Benno made four Wembley appearances with Sunderland, all on the losing side. When Peter Reid deemed him surplus, he joined Carlisle, scored 20 goals in two “fantastic” Football League seasons as player/coach at Scarborough before becoming player/coach, and then manager, at Darlington.

The chairman was George Reynolds. “Fantastic feller. At times he was right but he didn’t always go about things the right way,” he says after the bacon and eggs.

The 2011 book, simply called The Black Cat, recalled things rather differently. “George began to question virtually every decision that we (he and assistant manager Jimmy Montgomery) made. We couldn’t help the feeling that the chairman was trying to undermine us at every opportunity. Then I began to hear rumours….”

He answers a few questions – the amount of money going out of the game and into agents’ pockets is ridiculous, Sunderland have spent “silly, silly” money in recent times, every time he played against David Speedie there was trouble – then signs copies of his autobiography.

Though seven years old, remaindered at a tenner, they go pretty well. Hodge doesn’t buy one. “The last time I had a tenner in my pocket it was a conker,” he says and may have the last word, as always.

They’re good occasions these Age UK men’s breakfasts. The previous month the speaker had been railways expert Alex Nelson, formerly titular station master at Chester-le-Street and an expert at between-the-lines bargain hunting. Alex talked about the secrets of what’s now called split ticketing, breaking down a journey into smaller segments. The message clearly got home, and not just amid the ancient. The following week Kirsty King-Lough, the Age UK organiser, had to travel by train to a family event in Luton. Following Alex’s advice, she saved £43.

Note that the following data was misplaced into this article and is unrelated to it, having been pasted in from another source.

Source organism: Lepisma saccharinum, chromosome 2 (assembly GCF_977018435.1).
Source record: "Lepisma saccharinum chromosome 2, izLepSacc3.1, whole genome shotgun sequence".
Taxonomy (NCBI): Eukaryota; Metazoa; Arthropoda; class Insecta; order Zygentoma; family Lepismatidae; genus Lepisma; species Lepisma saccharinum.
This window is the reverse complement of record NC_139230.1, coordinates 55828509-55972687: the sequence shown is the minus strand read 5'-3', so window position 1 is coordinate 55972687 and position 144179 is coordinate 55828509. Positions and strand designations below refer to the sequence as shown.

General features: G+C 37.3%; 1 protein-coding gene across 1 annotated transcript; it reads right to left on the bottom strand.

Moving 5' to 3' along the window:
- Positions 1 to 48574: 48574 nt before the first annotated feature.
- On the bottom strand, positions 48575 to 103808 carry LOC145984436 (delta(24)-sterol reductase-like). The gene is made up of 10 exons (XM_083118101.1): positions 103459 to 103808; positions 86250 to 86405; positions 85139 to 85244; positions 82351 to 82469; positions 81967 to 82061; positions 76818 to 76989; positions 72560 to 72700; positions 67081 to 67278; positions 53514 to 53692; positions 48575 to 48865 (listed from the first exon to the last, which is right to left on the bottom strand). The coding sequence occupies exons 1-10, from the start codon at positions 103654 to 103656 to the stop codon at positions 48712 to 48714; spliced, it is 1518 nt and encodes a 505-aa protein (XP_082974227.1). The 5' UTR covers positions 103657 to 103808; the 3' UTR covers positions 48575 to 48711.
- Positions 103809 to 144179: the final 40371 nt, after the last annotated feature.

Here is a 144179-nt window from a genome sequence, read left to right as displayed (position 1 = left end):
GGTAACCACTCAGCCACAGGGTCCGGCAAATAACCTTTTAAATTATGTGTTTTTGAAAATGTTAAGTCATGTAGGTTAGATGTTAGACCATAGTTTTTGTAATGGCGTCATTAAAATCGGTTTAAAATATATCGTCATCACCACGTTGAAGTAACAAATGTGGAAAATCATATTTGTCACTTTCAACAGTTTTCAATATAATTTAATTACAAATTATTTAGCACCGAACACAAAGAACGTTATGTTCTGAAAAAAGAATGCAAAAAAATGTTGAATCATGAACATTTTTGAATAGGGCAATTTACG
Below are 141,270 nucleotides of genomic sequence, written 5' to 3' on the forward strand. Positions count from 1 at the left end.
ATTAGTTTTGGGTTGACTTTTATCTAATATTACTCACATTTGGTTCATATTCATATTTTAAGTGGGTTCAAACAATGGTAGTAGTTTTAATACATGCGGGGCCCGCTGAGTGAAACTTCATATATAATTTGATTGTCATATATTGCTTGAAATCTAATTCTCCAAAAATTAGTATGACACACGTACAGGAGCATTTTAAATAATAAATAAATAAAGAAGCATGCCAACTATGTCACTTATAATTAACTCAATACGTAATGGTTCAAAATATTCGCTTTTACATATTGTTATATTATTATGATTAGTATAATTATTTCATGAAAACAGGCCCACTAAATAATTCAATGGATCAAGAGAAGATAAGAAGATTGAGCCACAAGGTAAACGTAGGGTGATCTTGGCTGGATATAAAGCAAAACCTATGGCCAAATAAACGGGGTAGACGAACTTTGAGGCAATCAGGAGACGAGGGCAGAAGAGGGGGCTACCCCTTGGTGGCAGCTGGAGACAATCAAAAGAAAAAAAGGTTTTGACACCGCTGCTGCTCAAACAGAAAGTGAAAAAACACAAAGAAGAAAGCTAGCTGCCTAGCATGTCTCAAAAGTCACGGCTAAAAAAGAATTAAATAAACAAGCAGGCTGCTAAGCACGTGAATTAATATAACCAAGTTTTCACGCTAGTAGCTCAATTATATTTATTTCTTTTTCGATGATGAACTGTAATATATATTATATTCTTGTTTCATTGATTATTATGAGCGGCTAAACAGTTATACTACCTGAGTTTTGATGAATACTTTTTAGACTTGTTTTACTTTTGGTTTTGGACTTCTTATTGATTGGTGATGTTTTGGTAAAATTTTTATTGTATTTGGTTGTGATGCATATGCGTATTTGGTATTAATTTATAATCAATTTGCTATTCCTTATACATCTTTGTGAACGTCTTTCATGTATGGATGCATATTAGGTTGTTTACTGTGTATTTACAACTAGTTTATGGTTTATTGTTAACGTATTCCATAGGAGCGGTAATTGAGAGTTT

Happenstance, wholly, the column found itself in the capital last Friday evening watching Sporting Bengal, a team formed 22 years earlier to give the opportunity of senior football to East London’s Asian community.

The programme talked of under-representation and of barriers broken down. The twitter feed anticipated the clash with Clapton, wrote of kormas and samosas at the ready. It’s been a success story.

These days the Tigers, as inevitably they’re known, also have a number of non-Asian players in the squad.

They play at the Mile End athletics stadium in the borough of Tower Hamlets, about six miles east of Kings Cross along the Regents Canal, a lovely walk were it not for the kamikaze cyclists and for the Rusty Bike, which is a pub with bad beer.

It’s one of two Friday evening games in the capital, about 100 of the nine million populace scattered around the stand.

Half, in truth, give the impression that they’re only there because Coronation Street is currently so dire – a wholly understandable reaction – while the other half seem to spend much of the time looking at their phones.

It’s the Essex Senior League – that of St Margotsbury, Southend Manor and Saffron Waldon Town – a thoroughly entertaining match that ends 4-2 to the hosts.

The great thing, though, is that it’s not for a moment a black and white match, it’s a Blues v Reds match. It’s also greatly enjoyable and Gary Bennett would have loved it.